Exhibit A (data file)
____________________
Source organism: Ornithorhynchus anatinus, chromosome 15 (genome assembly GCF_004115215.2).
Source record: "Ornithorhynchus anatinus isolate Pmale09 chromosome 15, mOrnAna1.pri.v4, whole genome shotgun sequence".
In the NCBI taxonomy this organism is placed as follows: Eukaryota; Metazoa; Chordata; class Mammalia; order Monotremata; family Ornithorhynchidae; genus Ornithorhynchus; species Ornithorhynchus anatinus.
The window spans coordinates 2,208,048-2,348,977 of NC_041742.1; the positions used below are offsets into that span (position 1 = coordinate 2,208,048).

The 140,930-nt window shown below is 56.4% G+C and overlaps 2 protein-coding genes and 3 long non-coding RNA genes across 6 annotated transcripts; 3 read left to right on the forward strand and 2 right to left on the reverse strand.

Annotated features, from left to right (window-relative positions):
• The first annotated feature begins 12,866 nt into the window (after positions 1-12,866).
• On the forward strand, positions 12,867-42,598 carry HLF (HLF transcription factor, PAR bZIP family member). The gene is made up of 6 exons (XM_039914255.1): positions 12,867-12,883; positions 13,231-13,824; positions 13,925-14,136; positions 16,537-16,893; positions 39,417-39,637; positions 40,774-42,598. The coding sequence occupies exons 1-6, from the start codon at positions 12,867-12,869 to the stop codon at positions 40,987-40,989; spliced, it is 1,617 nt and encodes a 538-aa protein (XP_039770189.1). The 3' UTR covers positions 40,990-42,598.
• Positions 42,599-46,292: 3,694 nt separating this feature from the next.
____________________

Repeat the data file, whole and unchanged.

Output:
Source organism: Ornithorhynchus anatinus, chromosome 15 (genome assembly GCF_004115215.2).
Source record: "Ornithorhynchus anatinus isolate Pmale09 chromosome 15, mOrnAna1.pri.v4, whole genome shotgun sequence".
In the NCBI taxonomy this organism is placed as follows: Eukaryota; Metazoa; Chordata; class Mammalia; order Monotremata; family Ornithorhynchidae; genus Ornithorhynchus; species Ornithorhynchus anatinus.
The window spans coordinates 2,208,048-2,348,977 of NC_041742.1; the positions used below are offsets into that span (position 1 = coordinate 2,208,048).

The 140,930-nt window shown below is 56.4% G+C and overlaps 2 protein-coding genes and 3 long non-coding RNA genes across 6 annotated transcripts; 3 read left to right on the forward strand and 2 right to left on the reverse strand.

Annotated features, from left to right (window-relative positions):
• The first annotated feature begins 12,866 nt into the window (after positions 1-12,866).
• On the forward strand, positions 12,867-42,598 carry HLF (HLF transcription factor, PAR bZIP family member). The gene is made up of 6 exons (XM_039914255.1): positions 12,867-12,883; positions 13,231-13,824; positions 13,925-14,136; positions 16,537-16,893; positions 39,417-39,637; positions 40,774-42,598. The coding sequence occupies exons 1-6, from the start codon at positions 12,867-12,869 to the stop codon at positions 40,987-40,989; spliced, it is 1,617 nt and encodes a 538-aa protein (XP_039770189.1). The 3' UTR covers positions 40,990-42,598.
• Positions 42,599-46,292: 3,694 nt separating this feature from the next.